Background: CDC guidelines for EOS evaluation based on maternal risk factors are not clear and leads to increased laboratory workup and initiation of antibiotics. Increased antibiotics use leads to separation of mother and the baby, decreases breast feeding rates, increases antibiotic resistance and ultimately increases health care costs. Neonatal sepsis calculator published by Kaiser Permanente group based on a large multicenter study is being used at several Neonatal Intensive Care Units (NICU) nationwide. This freely available online tool can be used in assessment of EOS in newborn based on maternal and neonatal risk factors. This calculator has been proven to decrease the antibiotic use for EOS in several NICU's. Objectives: To decrease the antibiotics use to < 7% of live births for EOS at Truman Medical Center by implementing the sepsis calculator use guidelines for newborns >34 weeks gestation Methods: Our quality improvement project was designed by using smart aim, process, outcome and balance measures and a PDSA cycle format. A retrospective chart review of 87 charts over 4 months period was conducted by a team of newborn providers. Maternal data collection included maternal antepartum highest temperature, rupture of membranes, GBS status, antepartum antibiotics use etc. Neonatal data included heart rate, respiratory rate, respiratory support including oxygen requirement etc. We determined the rate of antibiotics use at newborn unit before the calculator implementation. Once this data was obtained, we implemented the sepsis calculator for use in >34 weeks newborns with suspected sepsis in first 24 hours of life. Multiple sessions were conducted to familiarize the sepsis calculator to Pediatric residents, Pediatricians, NNPs and PNPs. Written guidelines were circulated to guide the use of sepsis calculator. We obtained the data on antibiotic use by reviewing 85 charts over a 4 month period after the sepsis calculator implementation and compared with the data prior to calculator use. Results: Antibiotics use was 11% prior to sepsis calculator implementation and was above the national average. Antibiotics use decreased from 11% to 5% with the sepsis calculator use (figure 2). Provider’s comfort was significantly improved to utilize the objective data rather than subjective data in evaluating EOS. Sepsis calculator use was >90%. Admissions to the NICU and antibiotics to infants born with maternal chorioamnionitis were decreased. None of the blood cultures were positive on neonates without antibiotic use. Conclusions: Neonatal sepsis calculator is a great tool in optimizing the antibiotics use for >34 weeks newborns at newborn units and should be used by providers taking care of newborns in first 24 hours of life. Future goal is to implement using the sepsis calculator at nurseries covered by Children’s Mercy in Kansas City Metro and keep ongoing goal of < 6% antibiotic use.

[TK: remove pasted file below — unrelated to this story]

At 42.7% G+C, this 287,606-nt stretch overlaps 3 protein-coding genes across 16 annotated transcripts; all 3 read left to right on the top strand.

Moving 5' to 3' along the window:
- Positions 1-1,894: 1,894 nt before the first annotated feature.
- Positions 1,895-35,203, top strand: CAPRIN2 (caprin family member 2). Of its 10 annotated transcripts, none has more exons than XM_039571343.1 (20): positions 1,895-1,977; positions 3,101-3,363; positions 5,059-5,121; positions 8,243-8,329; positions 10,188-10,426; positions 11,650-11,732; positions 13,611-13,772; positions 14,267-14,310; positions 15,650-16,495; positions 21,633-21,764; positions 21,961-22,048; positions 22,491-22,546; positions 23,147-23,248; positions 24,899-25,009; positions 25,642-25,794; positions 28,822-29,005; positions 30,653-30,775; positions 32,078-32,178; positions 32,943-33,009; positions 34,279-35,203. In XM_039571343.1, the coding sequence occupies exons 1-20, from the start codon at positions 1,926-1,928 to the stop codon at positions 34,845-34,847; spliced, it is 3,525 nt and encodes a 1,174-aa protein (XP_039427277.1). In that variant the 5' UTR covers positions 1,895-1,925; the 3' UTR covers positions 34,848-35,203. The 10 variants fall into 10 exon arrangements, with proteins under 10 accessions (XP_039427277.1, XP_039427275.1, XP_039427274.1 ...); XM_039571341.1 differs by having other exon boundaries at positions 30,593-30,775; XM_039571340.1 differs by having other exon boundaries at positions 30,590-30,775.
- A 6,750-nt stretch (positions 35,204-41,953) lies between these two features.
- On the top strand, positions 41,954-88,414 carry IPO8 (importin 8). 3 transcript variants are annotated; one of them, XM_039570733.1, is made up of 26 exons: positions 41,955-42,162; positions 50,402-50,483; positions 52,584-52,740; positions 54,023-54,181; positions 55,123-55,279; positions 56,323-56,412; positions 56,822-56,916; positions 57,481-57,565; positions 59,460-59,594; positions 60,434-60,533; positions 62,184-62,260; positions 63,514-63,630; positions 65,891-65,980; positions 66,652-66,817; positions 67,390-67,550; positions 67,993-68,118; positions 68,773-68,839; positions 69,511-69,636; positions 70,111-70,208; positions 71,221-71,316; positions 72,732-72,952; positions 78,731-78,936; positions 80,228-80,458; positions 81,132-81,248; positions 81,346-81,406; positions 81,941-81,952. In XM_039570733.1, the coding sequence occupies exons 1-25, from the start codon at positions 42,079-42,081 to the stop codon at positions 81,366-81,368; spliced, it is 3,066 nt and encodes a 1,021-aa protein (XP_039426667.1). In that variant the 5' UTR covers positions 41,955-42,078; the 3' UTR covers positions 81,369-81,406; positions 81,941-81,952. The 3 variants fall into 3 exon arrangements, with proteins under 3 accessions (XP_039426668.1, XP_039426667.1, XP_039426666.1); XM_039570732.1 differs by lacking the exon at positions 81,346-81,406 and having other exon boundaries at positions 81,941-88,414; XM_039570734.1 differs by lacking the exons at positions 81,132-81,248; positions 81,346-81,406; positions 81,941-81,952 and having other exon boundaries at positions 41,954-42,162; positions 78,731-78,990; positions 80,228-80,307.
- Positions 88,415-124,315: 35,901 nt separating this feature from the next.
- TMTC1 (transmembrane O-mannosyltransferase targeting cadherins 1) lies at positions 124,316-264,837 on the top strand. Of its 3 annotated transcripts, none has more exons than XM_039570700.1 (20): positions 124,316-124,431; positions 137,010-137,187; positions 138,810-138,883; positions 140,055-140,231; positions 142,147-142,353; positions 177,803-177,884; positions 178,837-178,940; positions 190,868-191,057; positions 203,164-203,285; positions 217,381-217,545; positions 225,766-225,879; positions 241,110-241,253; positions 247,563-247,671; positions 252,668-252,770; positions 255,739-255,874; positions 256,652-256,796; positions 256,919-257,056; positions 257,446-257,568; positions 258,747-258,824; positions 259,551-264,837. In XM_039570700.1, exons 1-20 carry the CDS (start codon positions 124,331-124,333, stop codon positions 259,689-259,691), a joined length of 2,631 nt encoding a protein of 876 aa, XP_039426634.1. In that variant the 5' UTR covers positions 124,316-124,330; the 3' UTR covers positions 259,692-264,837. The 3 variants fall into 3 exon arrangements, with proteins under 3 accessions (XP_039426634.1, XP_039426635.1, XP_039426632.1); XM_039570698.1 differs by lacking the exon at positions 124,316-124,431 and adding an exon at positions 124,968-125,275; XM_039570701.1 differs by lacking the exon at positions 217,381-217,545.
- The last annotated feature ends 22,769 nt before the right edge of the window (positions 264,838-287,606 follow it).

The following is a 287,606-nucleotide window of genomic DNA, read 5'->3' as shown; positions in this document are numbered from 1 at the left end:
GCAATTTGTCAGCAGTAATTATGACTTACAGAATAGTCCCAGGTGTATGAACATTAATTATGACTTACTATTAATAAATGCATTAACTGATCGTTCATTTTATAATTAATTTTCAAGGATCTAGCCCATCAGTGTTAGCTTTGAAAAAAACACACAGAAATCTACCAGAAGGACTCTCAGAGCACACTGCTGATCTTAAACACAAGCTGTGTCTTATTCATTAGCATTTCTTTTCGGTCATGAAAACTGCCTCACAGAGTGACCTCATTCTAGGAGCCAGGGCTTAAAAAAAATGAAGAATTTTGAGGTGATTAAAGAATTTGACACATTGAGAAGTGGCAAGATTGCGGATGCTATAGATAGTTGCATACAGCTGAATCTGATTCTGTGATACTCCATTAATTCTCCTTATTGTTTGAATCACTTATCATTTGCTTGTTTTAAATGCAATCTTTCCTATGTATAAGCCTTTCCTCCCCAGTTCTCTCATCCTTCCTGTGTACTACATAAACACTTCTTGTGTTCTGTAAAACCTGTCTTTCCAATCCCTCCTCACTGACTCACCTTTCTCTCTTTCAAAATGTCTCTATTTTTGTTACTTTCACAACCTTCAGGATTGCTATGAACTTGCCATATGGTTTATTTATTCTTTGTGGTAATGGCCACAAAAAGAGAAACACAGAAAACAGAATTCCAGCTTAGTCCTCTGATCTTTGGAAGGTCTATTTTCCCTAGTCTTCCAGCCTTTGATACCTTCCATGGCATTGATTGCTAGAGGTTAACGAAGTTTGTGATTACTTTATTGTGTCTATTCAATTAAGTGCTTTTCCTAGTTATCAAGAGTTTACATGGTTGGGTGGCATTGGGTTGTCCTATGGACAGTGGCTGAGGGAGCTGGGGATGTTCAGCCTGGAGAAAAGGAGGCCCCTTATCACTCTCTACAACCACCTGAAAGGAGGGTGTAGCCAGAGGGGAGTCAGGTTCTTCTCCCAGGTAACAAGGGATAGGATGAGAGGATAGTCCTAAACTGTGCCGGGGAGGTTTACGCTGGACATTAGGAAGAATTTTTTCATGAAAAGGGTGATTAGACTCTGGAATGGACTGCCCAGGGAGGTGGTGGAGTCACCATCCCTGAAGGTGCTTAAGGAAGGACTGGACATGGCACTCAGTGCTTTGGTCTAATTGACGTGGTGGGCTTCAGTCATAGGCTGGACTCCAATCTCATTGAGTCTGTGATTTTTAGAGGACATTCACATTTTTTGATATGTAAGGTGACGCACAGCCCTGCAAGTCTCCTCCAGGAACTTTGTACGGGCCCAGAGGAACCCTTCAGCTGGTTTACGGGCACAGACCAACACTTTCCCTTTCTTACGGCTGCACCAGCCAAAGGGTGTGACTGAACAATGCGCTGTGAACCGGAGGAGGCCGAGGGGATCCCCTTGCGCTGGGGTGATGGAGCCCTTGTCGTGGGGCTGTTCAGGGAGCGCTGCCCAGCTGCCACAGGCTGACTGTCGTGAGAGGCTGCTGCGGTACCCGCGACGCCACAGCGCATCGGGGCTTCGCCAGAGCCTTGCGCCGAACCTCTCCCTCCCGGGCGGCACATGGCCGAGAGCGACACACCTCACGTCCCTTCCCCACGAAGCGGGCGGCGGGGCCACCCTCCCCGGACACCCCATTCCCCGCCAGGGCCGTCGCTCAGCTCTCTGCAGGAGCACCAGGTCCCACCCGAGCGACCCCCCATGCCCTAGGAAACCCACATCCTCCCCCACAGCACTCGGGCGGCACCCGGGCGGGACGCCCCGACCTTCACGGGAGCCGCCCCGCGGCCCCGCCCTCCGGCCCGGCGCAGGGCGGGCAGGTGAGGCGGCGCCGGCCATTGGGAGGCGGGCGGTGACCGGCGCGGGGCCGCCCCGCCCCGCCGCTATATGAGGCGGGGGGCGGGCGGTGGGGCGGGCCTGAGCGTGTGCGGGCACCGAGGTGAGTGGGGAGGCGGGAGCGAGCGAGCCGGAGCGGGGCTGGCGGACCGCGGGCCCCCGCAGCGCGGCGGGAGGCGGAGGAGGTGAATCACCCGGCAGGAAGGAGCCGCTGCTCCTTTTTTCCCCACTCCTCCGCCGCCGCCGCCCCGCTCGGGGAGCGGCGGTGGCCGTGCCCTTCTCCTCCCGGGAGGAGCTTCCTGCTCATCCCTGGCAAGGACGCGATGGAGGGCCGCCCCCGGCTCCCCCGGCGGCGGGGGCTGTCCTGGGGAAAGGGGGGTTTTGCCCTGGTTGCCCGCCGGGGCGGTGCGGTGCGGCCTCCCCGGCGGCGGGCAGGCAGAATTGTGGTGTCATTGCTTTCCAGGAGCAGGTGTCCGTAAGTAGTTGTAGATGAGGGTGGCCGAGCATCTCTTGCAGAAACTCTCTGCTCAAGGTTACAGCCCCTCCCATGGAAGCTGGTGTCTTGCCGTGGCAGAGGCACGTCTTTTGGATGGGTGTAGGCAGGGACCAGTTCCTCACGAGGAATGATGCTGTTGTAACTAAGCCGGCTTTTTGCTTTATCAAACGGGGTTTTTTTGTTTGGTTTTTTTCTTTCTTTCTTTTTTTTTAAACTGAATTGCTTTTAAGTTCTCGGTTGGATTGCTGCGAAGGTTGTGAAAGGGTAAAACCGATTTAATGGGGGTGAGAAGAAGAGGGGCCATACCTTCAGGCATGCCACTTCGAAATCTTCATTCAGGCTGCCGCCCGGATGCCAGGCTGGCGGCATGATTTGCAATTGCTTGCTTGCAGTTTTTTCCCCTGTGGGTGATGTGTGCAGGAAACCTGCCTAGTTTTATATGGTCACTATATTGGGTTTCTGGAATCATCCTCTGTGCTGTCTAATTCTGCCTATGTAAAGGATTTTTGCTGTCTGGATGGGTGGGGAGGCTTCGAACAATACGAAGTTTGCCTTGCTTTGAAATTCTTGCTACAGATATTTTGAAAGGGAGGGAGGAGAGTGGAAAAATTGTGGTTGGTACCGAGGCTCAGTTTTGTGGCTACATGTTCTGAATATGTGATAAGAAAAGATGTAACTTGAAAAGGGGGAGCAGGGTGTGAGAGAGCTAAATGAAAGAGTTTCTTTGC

Antibiotics use before and after sepsis calculator implementation

Antibiotics use before and after sepsis calculator implementation

Monthly antibiotic use before and after sepsis calculator implementation

Monthly antibiotic use before and after sepsis calculator implementation